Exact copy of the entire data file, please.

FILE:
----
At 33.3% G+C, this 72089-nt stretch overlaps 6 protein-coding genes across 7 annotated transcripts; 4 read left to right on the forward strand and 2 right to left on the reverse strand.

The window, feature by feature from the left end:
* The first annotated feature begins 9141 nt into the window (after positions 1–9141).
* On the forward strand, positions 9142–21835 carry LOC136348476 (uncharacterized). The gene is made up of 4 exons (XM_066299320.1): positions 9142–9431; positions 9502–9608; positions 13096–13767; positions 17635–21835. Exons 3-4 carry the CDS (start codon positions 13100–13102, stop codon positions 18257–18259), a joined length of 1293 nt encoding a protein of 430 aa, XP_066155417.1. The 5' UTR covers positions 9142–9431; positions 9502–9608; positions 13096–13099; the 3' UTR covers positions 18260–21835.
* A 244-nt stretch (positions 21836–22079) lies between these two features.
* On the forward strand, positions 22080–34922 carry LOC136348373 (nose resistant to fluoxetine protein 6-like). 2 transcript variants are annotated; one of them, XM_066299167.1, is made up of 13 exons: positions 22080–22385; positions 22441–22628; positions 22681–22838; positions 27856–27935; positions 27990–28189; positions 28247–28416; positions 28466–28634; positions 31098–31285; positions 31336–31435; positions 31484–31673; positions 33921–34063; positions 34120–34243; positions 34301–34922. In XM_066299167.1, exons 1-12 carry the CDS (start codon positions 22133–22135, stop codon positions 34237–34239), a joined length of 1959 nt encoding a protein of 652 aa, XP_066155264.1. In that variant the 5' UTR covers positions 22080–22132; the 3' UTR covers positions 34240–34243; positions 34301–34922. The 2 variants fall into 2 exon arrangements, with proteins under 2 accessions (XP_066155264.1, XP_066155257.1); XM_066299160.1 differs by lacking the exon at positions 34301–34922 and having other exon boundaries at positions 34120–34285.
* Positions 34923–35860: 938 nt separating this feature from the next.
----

At 33.3% G+C, this 72089-nt stretch overlaps 6 protein-coding genes across 7 annotated transcripts; 4 read left to right on the forward strand and 2 right to left on the reverse strand.

The window, feature by feature from the left end:
* The first annotated feature begins 9141 nt into the window (after positions 1–9141).
* On the forward strand, positions 9142–21835 carry LOC136348476 (uncharacterized). The gene is made up of 4 exons (XM_066299320.1): positions 9142–9431; positions 9502–9608; positions 13096–13767; positions 17635–21835. Exons 3-4 carry the CDS (start codon positions 13100–13102, stop codon positions 18257–18259), a joined length of 1293 nt encoding a protein of 430 aa, XP_066155417.1. The 5' UTR covers positions 9142–9431; positions 9502–9608; positions 13096–13099; the 3' UTR covers positions 18260–21835.
* A 244-nt stretch (positions 21836–22079) lies between these two features.
* On the forward strand, positions 22080–34922 carry LOC136348373 (nose resistant to fluoxetine protein 6-like). 2 transcript variants are annotated; one of them, XM_066299167.1, is made up of 13 exons: positions 22080–22385; positions 22441–22628; positions 22681–22838; positions 27856–27935; positions 27990–28189; positions 28247–28416; positions 28466–28634; positions 31098–31285; positions 31336–31435; positions 31484–31673; positions 33921–34063; positions 34120–34243; positions 34301–34922. In XM_066299167.1, exons 1-12 carry the CDS (start codon positions 22133–22135, stop codon positions 34237–34239), a joined length of 1959 nt encoding a protein of 652 aa, XP_066155264.1. In that variant the 5' UTR covers positions 22080–22132; the 3' UTR covers positions 34240–34243; positions 34301–34922. The 2 variants fall into 2 exon arrangements, with proteins under 2 accessions (XP_066155264.1, XP_066155257.1); XM_066299160.1 differs by lacking the exon at positions 34301–34922 and having other exon boundaries at positions 34120–34285.
* Positions 34923–35860: 938 nt separating this feature from the next.